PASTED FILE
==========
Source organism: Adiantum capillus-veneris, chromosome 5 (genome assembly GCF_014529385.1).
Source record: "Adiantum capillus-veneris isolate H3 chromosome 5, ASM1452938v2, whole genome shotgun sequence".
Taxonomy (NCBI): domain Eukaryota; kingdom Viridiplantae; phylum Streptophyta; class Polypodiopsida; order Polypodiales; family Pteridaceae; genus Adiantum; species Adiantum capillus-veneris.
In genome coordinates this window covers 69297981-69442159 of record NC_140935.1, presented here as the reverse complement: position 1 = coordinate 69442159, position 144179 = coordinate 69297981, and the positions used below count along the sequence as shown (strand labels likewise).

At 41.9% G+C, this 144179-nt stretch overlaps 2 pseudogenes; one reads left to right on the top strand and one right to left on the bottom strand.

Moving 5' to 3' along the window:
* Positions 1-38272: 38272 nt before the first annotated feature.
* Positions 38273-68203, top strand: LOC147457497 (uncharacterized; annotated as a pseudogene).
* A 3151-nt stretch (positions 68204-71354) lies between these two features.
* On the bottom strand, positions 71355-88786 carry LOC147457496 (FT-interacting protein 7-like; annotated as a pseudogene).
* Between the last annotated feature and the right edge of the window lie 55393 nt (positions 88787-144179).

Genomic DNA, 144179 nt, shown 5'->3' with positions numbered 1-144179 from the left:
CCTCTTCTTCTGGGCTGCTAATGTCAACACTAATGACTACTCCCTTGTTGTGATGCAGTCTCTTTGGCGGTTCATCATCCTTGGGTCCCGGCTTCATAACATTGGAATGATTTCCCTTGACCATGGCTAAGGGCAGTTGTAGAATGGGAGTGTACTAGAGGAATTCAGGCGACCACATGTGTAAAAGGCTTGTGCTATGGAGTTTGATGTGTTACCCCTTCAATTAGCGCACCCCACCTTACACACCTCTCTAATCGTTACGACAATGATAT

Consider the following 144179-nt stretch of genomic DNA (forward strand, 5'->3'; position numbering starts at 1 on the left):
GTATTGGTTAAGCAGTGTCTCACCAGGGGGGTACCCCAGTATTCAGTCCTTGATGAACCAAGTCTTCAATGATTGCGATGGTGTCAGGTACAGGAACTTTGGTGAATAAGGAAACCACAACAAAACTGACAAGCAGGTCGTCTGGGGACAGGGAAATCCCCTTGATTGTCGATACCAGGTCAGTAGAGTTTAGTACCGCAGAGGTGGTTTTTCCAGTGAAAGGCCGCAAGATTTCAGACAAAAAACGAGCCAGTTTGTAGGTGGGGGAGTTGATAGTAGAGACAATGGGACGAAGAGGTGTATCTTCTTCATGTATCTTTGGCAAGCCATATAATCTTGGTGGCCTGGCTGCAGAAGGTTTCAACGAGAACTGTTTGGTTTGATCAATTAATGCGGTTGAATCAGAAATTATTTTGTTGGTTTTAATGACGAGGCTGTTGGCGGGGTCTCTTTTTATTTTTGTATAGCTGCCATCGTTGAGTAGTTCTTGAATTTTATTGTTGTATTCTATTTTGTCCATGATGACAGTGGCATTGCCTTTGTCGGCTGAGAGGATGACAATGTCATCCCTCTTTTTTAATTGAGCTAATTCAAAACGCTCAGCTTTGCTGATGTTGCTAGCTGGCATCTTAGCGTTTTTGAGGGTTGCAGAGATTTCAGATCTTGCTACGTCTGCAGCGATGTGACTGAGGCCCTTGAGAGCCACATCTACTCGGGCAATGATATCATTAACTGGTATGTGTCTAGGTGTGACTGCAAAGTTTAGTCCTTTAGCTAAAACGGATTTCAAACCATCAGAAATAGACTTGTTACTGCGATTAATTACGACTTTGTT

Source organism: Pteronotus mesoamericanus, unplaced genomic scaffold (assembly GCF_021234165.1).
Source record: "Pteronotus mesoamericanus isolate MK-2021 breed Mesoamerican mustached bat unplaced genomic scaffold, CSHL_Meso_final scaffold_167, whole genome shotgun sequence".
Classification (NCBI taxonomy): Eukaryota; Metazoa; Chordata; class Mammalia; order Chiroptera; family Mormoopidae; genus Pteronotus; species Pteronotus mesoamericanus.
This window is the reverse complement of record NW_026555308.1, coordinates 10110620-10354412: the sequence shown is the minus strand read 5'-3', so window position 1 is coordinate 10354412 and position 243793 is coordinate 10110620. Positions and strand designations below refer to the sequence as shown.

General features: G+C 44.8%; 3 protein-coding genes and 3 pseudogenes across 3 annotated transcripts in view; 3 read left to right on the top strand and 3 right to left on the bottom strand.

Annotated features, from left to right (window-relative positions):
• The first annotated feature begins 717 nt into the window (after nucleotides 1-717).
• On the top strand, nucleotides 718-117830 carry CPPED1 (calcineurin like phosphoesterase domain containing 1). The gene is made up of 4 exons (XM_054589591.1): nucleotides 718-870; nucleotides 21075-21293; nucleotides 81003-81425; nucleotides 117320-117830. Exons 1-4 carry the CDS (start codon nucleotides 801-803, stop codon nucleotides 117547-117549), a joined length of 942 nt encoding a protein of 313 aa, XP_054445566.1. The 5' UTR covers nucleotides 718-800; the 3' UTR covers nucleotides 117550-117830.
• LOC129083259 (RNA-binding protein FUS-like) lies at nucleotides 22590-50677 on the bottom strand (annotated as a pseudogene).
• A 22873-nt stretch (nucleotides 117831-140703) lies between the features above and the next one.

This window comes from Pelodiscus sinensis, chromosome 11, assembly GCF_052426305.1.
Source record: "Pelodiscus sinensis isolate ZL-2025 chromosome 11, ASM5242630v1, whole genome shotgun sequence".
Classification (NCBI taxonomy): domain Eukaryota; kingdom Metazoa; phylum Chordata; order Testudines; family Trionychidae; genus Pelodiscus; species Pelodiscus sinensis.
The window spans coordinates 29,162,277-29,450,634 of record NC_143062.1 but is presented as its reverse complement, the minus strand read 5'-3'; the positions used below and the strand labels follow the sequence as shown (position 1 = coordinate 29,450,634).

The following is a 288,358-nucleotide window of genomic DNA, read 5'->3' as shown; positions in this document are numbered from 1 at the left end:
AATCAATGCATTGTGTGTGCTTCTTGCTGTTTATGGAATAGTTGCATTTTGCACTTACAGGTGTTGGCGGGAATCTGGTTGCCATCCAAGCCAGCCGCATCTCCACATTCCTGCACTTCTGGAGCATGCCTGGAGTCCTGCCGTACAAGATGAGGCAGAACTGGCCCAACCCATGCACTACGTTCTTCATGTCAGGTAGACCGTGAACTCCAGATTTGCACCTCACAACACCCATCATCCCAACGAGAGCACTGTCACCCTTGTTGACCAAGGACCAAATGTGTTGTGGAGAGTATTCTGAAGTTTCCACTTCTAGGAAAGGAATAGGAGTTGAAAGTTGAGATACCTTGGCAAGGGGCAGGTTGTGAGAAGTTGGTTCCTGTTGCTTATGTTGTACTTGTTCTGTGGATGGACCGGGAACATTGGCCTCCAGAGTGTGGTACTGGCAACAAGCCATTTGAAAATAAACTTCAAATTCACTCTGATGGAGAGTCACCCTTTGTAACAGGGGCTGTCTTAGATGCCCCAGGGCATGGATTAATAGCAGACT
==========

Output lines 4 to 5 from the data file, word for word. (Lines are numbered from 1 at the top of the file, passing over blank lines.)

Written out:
In genome coordinates this window covers 69297981-69442159 of record NC_140935.1, presented here as the reverse complement: position 1 = coordinate 69442159, position 144179 = coordinate 69297981, and the positions used below count along the sequence as shown (strand labels likewise).

At 41.9% G+C, this 144179-nt stretch overlaps 2 pseudogenes; one reads left to right on the top strand and one right to left on the bottom strand.